How to Keep Communicating
Dementia is a set of conditions, which can be caused by a variety of known neurodegenerative diseases*, and some still-yet-unknown triggers, which progress over time, and will likely affect a person's ability to remember and understand basic facts, such as names, dates, and places.
Aside from that, it may gradually affect the way a person communicates as well. His or her ability to present rational ideas and to reason clearly could change, and it is up to those surrounding their affected loved one to modify their ways of communication to reach out and still have a connection.
If you are a caregiver to a person with Dementia, you may find that as the illness progresses, you'll have to start discussions to get the person to make conversation. This is common. The person’s ability to process information gets progressively weaker and responses can become delayed.
Encouraging someone with Dementia to communicate
Try to start conversations with the person you're looking after, especially if you notice that the person with Dementia is starting fewer conversations on his or her own.
Ways to encourage communication include:
Speaking clearly and slowly, using short sentences.
Making eye contact with the person when talking, asking questions, or having other conversations.
Giving the person time to respond, because he or she may feel pressured if you try to speed up answers.
Encouraging the person to join in conversations with others, where possible.
Letting them speak for themselves during discussions about their welfare or health issues, as they may not speak up for themselves in other situations.
Do not patronize, or ridiculing what he or she says.
Acknowledging what is said, even if your question has not been answered, or what is said seems out of context – show that you've heard the person and encourage the person with Dementia to say more.
Giving the person simple choices when conversing.
Using other ways to communicate – such as rephrasing questions because the affected person can't answer in the way he or she used to.
Communicating through body language and physical contact
Communication isn't just talking. Gestures, movements, and facial expressions can all convey meaning or help you get a message across. Body language and physical contact become significant when speech is difficult for a person with Dementia.
Communicating when someone has difficulty speaking or understanding can be made easier by:
Being patient and remaining calm, which can help the person with Dementia communicate more easily.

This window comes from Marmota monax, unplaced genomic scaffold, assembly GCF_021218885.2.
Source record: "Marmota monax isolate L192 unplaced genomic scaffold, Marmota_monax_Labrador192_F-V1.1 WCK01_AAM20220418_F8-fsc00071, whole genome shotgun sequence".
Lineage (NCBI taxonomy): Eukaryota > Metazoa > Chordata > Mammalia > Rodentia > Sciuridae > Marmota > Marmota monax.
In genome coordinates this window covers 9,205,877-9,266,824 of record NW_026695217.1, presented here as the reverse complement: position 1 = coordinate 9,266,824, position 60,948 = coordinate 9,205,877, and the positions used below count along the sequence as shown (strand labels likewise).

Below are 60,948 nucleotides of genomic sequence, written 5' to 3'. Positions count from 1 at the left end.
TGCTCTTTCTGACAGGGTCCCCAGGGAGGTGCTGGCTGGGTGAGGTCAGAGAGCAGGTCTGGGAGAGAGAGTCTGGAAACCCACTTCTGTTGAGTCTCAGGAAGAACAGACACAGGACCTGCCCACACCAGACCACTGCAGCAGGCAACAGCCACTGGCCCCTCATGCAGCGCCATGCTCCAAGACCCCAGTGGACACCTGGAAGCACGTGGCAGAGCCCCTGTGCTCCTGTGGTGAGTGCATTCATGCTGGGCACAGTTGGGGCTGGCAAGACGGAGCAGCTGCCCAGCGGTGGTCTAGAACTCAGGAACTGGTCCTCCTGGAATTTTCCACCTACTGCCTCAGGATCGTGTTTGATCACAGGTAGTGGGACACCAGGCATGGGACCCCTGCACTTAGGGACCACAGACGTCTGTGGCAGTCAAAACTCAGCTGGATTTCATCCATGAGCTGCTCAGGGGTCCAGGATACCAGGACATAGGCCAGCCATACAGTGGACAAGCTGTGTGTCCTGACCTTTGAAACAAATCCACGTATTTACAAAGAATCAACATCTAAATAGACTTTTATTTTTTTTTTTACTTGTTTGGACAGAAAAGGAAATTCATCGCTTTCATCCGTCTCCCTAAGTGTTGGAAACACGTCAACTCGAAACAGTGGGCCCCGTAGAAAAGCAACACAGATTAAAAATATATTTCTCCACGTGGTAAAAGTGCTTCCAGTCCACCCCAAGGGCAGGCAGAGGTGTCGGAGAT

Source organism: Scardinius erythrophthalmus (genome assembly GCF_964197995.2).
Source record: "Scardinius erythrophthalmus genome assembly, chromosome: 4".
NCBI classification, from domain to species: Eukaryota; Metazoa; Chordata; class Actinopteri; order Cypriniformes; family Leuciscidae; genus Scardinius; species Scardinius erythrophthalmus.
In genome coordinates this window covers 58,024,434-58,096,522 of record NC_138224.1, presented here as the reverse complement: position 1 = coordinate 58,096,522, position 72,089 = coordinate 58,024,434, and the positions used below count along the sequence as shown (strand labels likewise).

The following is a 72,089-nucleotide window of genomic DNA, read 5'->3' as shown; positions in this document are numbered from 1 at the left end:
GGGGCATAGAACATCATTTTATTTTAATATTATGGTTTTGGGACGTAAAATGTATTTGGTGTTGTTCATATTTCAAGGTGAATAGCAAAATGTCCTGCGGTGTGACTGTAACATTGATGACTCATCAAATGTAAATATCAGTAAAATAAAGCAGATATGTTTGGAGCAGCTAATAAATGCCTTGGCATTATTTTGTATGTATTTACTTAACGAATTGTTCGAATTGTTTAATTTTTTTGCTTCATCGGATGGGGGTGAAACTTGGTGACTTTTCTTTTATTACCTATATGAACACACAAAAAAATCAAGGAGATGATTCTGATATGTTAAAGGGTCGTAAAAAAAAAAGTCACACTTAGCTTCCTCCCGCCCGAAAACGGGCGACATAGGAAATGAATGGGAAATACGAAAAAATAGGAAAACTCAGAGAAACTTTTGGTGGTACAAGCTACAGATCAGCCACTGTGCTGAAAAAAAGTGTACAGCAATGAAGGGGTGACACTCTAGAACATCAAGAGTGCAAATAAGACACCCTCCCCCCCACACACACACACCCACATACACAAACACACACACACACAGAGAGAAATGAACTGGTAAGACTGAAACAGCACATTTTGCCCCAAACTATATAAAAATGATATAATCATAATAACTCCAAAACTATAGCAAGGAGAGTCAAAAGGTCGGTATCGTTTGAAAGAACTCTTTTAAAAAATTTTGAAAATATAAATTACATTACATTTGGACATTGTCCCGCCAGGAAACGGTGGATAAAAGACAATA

Keeping the tone of voice positive and friendly, where possible.
Talking to the person at a respectful distance to avoid intimidation – being at the same level or lower can also help.
Patting or holding the person’s hand can provide reassurance and make you feel closer, but watch the person’s body language to make sure the person with Dementia is comfortable with you doing this.
Listening to and understanding someone with Dementia
Communication is a two-way process. As a caregiver of someone with Dementia, you will probably have to learn to “listen” more carefully. You may need to be more aware of non-verbal messages, such as facial expressions and body language. You may have to use more physical contact, such as reassuring pats on the arm, or smiles, as well as speaking.
When communicating with someone with Dementia, “active listening” skills can help. These include:
Using eye contact to look at the person, and encouraging that person to look back at you.
Trying not to interrupt the affected person, even if you think you know what that person is saying.
Stopping what you’re doing so you can give the person your full attention while he or she is speaking.
Minimizing distractions that may get in the way of communication, such as the TV or radio playing too loudly.
Repeating what you heard back to the person and asking if it’s accurate.
“Listening” in a different way – shaking your head, turning away or murmuring are alternative ways of saying no or expressing disapproval.
It’s important to encourage the person with Dementia to communicate wants and needs – however, he or she can. Remember, we all find it frustrating when we can’t communicate effectively, or are misunderstood.
* More common diseases which have been identified: Alzheimer's, Vascular Dementia, Lewy Body Dementia, Frontotemporal Dementia, Chronic Traumatic Encephalopathy, among many others.
Source: This article was provided by the UK National Health Service (NHS), revised in December 2017. All rights reserved.
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